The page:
“The peace deal’s security provisions in particular have remained a dead letter,” a report by the International Crisis Group noted in May.
In addition, according to the 2018 peace agreement, opposition and government forces are supposed to be cantoned and trained before unifying into a national army. There’s been little progress on that front. “Kiir’s army ignored provisions to demilitarise cities,” the International Crisis Group report stated. “There was no advance toward cantonment: Machar did not send his soldiers to camp.”
Instead, all sides have been accused of increasing recruitment in the past months. In January, 1,200 men in Twic State were press-ganged into the government army, according to a letter sent from community leaders to the governor and seen by TNH.
South Sudan will soon enter the rainy season, which will make cantoning combatants even more challenging as travel becomes harder.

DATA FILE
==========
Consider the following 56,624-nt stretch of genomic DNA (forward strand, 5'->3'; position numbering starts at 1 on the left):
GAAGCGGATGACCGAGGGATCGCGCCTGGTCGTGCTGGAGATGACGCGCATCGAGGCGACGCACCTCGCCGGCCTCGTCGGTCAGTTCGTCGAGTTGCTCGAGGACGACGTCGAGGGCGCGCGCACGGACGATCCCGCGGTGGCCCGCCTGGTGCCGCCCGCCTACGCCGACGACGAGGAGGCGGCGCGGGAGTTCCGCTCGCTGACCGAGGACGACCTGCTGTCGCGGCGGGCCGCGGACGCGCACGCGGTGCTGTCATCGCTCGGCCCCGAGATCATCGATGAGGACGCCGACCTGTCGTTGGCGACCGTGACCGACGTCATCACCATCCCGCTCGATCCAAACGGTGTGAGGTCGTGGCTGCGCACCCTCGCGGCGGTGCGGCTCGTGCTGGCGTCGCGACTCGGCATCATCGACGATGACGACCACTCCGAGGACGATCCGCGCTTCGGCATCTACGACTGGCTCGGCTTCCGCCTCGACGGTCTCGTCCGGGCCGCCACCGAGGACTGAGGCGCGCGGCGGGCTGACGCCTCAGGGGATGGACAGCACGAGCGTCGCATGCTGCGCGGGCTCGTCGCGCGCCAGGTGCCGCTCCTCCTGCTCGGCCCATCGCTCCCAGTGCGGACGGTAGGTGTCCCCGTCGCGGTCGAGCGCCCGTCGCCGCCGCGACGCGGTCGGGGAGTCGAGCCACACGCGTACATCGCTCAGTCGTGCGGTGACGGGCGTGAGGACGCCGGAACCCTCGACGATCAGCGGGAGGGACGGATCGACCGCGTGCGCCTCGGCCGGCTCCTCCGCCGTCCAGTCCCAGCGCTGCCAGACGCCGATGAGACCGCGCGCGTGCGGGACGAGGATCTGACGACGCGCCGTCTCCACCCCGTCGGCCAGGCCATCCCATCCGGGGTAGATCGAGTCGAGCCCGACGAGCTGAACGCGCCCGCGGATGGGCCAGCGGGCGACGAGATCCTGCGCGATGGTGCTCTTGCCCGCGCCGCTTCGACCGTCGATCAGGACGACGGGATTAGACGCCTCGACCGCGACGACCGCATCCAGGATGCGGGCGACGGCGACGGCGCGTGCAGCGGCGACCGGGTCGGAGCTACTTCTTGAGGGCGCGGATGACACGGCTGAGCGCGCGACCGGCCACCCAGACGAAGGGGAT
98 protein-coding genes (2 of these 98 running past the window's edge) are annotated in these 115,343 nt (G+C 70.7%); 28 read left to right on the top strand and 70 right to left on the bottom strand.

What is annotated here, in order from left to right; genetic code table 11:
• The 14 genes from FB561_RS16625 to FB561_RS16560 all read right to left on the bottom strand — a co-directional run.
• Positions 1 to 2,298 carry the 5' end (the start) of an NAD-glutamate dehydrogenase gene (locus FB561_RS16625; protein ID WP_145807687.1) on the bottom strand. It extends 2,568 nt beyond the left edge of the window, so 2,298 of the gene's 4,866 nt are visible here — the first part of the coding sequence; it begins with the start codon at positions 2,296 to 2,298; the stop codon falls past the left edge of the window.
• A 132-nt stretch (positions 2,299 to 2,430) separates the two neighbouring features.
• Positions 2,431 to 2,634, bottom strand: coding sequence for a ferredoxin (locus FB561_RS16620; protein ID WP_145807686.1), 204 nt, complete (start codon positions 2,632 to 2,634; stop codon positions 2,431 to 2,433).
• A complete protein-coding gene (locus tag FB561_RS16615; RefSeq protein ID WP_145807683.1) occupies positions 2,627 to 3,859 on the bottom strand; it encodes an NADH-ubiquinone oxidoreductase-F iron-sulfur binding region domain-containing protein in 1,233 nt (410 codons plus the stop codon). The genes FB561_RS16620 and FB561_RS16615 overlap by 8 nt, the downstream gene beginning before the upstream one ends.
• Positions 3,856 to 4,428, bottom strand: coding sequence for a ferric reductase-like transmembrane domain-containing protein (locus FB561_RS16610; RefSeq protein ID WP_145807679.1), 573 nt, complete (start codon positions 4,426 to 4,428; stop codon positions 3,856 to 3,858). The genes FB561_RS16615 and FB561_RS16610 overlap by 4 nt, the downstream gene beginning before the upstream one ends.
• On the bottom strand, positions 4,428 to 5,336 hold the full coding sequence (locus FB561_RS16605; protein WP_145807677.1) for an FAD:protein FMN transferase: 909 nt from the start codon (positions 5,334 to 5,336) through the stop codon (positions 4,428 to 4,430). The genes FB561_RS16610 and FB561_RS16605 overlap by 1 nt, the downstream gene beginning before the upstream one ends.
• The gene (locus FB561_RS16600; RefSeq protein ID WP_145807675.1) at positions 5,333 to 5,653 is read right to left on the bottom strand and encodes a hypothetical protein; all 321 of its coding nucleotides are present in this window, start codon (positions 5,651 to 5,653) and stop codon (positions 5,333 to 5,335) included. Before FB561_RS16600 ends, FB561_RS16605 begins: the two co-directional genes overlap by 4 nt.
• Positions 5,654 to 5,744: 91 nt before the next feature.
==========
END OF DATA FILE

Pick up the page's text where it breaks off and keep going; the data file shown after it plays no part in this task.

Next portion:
The issue of internal boundaries also remains unsettled. At independence in 2011, South Sudan had 10 states. But after signing the 2015 peace deal, Kiir increased the number to 28, which later became 32 states in what South Sudan experts say was intended to gerrymander boundaries along ethnic lines. Currently, neither side can agree on how many states should exist.
Who are the ‘peace spoilers’?
While fighting has largely subsided since September, clashes continue in pockets across the country, specifically in Central Equatoria State, where the National Salvation Front (NAS), one of the key non-signatory parties to the agreement, has a large presence.